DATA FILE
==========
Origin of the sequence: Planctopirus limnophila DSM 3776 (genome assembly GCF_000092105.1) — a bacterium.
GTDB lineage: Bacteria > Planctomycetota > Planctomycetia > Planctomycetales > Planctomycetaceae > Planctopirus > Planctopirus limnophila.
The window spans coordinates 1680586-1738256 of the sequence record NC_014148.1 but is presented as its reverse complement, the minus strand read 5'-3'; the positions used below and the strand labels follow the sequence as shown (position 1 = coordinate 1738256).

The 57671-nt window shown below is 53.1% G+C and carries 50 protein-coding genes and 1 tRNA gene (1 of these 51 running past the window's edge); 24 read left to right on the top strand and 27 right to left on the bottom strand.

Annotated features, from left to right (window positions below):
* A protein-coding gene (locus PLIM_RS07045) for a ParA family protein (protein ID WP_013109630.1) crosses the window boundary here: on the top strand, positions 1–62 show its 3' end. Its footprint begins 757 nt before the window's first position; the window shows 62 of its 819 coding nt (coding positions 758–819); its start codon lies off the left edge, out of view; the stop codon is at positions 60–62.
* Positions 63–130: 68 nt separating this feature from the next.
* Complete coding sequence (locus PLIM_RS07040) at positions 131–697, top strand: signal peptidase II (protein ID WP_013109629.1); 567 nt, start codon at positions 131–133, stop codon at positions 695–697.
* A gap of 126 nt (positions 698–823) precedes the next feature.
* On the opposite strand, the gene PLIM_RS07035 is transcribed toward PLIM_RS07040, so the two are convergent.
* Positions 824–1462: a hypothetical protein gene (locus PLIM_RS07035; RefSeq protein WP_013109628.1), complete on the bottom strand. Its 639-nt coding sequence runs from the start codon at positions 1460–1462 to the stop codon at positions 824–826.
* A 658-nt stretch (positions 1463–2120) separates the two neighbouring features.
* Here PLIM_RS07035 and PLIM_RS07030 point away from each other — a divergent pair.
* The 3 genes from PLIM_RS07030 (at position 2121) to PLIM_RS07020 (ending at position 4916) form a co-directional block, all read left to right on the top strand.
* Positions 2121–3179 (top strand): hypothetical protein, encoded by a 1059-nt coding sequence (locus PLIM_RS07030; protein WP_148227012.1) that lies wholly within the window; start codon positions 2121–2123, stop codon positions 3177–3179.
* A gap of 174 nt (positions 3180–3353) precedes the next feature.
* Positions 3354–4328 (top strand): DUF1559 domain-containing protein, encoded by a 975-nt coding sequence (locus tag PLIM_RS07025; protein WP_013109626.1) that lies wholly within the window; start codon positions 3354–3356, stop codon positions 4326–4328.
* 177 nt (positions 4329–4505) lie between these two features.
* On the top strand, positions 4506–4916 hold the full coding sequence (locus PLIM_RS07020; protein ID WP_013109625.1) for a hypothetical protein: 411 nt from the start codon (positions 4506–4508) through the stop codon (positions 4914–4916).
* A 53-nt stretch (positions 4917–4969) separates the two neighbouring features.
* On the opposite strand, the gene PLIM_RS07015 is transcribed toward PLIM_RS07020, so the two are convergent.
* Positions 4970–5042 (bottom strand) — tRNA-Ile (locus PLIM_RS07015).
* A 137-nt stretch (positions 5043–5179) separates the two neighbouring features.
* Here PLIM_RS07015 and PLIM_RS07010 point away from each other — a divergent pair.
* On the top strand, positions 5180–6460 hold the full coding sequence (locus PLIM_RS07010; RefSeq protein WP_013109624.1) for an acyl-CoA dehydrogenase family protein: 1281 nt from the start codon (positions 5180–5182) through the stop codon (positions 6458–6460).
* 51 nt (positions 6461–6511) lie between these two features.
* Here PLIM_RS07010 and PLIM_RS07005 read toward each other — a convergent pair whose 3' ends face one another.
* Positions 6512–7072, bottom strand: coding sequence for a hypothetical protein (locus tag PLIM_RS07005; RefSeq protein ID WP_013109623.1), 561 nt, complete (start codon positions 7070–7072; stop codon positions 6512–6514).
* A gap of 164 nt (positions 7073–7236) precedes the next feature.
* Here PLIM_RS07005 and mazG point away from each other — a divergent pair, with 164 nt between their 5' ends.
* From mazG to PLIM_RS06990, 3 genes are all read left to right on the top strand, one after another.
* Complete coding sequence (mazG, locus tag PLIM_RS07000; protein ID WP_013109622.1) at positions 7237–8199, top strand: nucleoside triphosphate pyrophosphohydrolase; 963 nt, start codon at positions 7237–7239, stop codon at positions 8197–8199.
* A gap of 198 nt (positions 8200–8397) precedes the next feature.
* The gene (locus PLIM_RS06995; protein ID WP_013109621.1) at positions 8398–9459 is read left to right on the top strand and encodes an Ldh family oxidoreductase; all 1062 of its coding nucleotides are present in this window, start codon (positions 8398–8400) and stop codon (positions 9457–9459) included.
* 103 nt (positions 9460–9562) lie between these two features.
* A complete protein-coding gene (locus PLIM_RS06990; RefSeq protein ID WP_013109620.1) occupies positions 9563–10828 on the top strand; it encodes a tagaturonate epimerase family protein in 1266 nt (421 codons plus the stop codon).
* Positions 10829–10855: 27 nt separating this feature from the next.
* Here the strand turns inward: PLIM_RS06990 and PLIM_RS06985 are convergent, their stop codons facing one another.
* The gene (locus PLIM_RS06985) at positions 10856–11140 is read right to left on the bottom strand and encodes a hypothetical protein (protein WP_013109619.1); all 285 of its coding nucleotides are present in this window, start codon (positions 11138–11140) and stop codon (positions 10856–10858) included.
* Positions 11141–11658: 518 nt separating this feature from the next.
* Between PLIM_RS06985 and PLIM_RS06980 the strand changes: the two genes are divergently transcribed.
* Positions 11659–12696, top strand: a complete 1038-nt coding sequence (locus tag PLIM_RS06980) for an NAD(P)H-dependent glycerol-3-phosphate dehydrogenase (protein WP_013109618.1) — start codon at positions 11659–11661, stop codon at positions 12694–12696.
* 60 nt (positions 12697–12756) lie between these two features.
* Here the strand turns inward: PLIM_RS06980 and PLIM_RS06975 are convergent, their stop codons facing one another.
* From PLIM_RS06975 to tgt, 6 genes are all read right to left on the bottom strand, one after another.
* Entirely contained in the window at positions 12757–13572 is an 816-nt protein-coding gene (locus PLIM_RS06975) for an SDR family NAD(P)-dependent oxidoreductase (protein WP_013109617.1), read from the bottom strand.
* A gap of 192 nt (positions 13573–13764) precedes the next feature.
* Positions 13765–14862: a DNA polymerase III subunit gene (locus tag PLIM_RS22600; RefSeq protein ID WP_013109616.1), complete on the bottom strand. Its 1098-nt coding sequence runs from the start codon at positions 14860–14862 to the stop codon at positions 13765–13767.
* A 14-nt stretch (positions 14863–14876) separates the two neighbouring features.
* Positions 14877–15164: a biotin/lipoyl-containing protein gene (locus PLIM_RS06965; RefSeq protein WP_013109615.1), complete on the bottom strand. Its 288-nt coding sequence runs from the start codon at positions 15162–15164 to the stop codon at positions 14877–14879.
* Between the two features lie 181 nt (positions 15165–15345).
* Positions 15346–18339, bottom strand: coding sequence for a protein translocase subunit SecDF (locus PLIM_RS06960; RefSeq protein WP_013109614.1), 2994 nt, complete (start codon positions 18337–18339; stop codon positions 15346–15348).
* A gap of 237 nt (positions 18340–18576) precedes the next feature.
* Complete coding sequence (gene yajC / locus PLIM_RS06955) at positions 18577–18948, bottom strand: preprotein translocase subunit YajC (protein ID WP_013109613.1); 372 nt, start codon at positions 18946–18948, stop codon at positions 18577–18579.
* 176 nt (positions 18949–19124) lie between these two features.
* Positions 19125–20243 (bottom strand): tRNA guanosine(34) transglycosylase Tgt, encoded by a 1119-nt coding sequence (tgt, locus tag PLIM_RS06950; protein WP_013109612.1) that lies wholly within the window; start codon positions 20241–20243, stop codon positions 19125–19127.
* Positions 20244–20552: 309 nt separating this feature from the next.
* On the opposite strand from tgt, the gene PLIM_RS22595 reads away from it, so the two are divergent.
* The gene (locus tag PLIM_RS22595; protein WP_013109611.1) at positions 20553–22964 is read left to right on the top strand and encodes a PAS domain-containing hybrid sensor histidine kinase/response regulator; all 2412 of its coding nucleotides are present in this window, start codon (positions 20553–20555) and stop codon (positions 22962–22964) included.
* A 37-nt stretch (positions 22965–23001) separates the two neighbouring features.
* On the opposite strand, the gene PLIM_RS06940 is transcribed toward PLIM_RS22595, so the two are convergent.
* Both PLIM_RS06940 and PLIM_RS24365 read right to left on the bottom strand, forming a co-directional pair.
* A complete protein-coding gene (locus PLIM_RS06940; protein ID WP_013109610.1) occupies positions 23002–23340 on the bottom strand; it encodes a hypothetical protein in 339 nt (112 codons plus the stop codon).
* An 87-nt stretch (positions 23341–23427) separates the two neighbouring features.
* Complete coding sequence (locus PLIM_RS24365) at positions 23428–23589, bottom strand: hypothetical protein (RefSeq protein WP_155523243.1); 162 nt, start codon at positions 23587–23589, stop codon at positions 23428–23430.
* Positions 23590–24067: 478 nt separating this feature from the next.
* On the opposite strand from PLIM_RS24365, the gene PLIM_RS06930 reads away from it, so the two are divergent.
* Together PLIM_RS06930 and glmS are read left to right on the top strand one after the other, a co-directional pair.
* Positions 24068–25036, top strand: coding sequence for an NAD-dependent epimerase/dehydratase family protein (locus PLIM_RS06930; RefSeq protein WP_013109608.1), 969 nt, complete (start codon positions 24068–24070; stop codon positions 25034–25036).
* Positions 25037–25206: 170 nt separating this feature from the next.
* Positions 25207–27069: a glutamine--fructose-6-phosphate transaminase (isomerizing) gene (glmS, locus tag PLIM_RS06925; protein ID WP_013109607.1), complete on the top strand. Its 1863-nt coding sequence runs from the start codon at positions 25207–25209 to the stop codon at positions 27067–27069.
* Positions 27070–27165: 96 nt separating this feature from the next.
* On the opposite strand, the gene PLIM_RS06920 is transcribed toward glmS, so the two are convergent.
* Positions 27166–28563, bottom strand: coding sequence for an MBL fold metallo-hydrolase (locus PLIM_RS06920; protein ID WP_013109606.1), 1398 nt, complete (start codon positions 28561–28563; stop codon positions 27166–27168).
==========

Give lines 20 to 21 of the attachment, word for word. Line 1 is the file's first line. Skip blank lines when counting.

* A 53-nt stretch (positions 4917–4969) separates the two neighbouring features.
* On the opposite strand, the gene PLIM_RS07015 is transcribed toward PLIM_RS07020, so the two are convergent.